In isolation I do not think that a quality mark will change ingrained misconceptions about school libraries but I do think that it is an important first step in celebrating what many school libraries already are and what they all can be!

Last Call at the Nightshade Lounge: Not Living the Dream

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About five years ago, I’d just graduated university with a shiny new degree and a heart brimming with hope for the future. Unfortunately, I’d gotten my degree in creative writing. And more unfortunately, I’d done so right when a recession smashed every hope my generation had of an economically prosperous future. So like many great writers before me, I went into food service.

I spent my early twenties slinging lattes for the one percent, and doing a number of other odd jobs besides. Slowly, through careful saving and a lot of luck, I turned my joke of a wage into a living. I found a good apartment, settled in with friends that felt like family, and slowly came into my own as an adult. I was a twentysomething creative in New York City, AKA the plot of at least one sitcom a year for the past three decades.

…and then I turned twenty-four and left behind everything I’d built for myself by moving to Los Angeles. And as I started to rebuild my life from scratch—learning new streets, or remembering how the hell I’d made friends in the first place—I did it while taking stock of what I’d done with my time in New York. And as I thought and remembered, I started to write. And after twenty-two days of writing when I should’ve been looking for a new job, I had a book: the very first draft of what would become Last Call at the Nightshade Lounge.

My heroine, Bailey Chen, is essentially my thoughts and feelings on my early twenties, as filtered through the lens of my mid-twenties. Like me, she was a good student who spent her whole life being told great things were waiting for her after graduation day. Like me, she found her life being pulled in a different direction—in her case, bartending—which she didn’t particularly want. And like me, her biggest challenge was learning to see the worth in what she did, even if others didn’t.

Unlike me, though, her other biggest challenge was using alcohol magic to kick demons in the face until they exploded.

Last Call drew from my lifelong love of fantasy, but it also drew from my attempts to reconcile my dreams of adulthood with the reality I graduated into. When I page through it, I can still see past-me’s frustration lurking underneath Bailey’s. When she grumbles about the unreasonable qualifications needed for an entry level job (“five years experience, two Olympic gold medals, and a phoenix egg in your personal possession”), that comes directly from my hours spent filling in digital job applications. And when the world challenges Bailey to see the value in a job she hates, it’s because once upon a time I was challenged to do the same thing.

Paul Krueger is the debut author of Last Call at the Nightshade Lounge, published by Quirk Books, and is available from all good books stores in paperback, priced $14.99 (US) and £11.99 (UK). For more information, please visit, or follow Paul on Twitter @notlikeFreddy.

How my addiction for Urban Fantasy led me to Who Killed Sherlock Holmes?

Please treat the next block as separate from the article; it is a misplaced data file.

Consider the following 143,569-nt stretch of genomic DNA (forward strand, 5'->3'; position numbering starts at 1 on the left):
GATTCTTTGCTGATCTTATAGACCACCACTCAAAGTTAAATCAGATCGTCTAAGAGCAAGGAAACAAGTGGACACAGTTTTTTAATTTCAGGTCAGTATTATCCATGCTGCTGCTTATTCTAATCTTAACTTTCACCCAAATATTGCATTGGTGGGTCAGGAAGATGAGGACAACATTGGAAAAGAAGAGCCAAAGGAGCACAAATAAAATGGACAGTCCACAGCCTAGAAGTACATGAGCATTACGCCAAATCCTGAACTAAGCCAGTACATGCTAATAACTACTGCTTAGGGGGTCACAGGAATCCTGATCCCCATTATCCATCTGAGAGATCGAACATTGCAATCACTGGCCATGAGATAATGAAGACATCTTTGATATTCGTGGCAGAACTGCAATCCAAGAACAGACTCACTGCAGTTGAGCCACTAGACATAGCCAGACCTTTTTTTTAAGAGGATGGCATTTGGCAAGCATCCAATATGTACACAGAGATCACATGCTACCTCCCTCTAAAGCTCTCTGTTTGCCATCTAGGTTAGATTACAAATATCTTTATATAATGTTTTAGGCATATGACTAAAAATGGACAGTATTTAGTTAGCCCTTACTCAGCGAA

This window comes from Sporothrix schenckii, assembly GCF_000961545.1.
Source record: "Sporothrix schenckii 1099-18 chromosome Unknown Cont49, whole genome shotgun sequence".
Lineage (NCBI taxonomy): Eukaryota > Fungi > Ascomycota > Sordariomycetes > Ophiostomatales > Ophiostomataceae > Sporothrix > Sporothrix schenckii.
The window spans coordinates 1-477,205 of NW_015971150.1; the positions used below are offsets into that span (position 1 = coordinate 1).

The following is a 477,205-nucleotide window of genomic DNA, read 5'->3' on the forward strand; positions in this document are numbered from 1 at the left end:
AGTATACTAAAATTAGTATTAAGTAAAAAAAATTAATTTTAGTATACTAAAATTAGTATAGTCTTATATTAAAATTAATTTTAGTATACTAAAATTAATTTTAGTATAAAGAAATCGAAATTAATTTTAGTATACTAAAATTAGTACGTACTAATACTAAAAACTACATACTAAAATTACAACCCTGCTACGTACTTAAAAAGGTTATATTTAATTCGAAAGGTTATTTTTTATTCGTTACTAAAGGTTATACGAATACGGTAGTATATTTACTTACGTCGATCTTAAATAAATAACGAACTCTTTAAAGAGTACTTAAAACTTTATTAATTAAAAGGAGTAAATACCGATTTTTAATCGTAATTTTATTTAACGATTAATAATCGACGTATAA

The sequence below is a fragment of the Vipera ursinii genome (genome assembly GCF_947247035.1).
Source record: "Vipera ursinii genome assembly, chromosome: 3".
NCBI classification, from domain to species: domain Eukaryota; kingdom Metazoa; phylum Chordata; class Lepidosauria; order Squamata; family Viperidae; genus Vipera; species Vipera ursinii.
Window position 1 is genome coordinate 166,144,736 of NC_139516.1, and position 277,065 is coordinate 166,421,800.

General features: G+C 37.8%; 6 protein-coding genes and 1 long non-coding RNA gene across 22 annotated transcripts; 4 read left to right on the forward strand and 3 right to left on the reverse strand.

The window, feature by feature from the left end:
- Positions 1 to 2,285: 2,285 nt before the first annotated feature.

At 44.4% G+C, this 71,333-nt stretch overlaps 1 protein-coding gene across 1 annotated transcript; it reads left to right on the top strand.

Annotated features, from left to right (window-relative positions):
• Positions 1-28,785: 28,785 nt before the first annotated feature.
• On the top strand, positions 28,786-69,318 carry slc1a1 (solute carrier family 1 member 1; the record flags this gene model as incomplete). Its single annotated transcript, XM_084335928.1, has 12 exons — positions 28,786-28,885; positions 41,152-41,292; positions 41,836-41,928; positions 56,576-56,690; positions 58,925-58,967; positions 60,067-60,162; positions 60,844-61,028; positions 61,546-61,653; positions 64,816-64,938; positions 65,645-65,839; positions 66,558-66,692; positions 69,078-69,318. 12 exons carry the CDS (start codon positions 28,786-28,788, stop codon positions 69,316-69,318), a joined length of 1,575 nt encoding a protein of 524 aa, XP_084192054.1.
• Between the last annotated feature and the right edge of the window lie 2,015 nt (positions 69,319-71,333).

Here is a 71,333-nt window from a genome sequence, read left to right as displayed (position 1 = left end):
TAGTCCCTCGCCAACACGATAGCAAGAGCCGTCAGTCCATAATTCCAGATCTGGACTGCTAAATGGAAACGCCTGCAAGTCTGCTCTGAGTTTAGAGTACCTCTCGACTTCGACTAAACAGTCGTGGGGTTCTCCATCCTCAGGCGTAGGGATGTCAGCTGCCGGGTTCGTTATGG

So, I have to admit something: I am a fan of urban fantasy, there I have said it! I have been carrying around this secret for over a decade now and I am glad to get it off my chest.

It is all Laurell K. Hamilton’s fault! When I first began working in libraries in the UK (Thamesmead Library to be precise), I had a massive commute, and one evening as home-time beckoned I found myself in need of a book – nothing too strenuous as I like to relax on my train journeys so I picked up Guilty Pleasures by the aforementioned LKH as the cover looked suitably cheesy and fun. Rich in snark, witty repartee and lashings of human on monster violence I loved it and had finished it by the time I got back to work the next day.

I read all the Anita Blake books up to Narcissus in Chains where the increased raunch of the stories began overshadowing the elements that made me fall in love with the series in the first place – the books are still massively popular and I support anything that attracts people to reading but sadly I felt that they were no longer for me! I have recently read Dead Ice and mostly enjoyed it (I am tempted to tentatively pick up the series again when I have more reading time).

Post LKH I discovered the Dresden Files by Jim Butcher who remains one of my go to authors for fun action and adventure but (as many fans discover) waiting for the next book seems like an exercise in eternity!

Fortunately just before I was fully up to date with the adventures of Harry Dresden my buddy Shaun introduced me to Ben Aaronovitch at an all-day board-game session, Ben as many will know is the author of the best-selling Rivers of London series which became the next fix of urban fantasy that I was desiring (and The Hanging Tree is out in October – yay).white barrier

It was through Ben that I discovered the works of Paul Cornell, specifically London Falling; the first novel in the Shadow Police series.

white barrierLondon Falling was amazing, combining the grunt work of metropolitan policing with a team of the Met’s not-so-finest dealing with having unexpected and unwanted abilities to discern magic thrust upon them.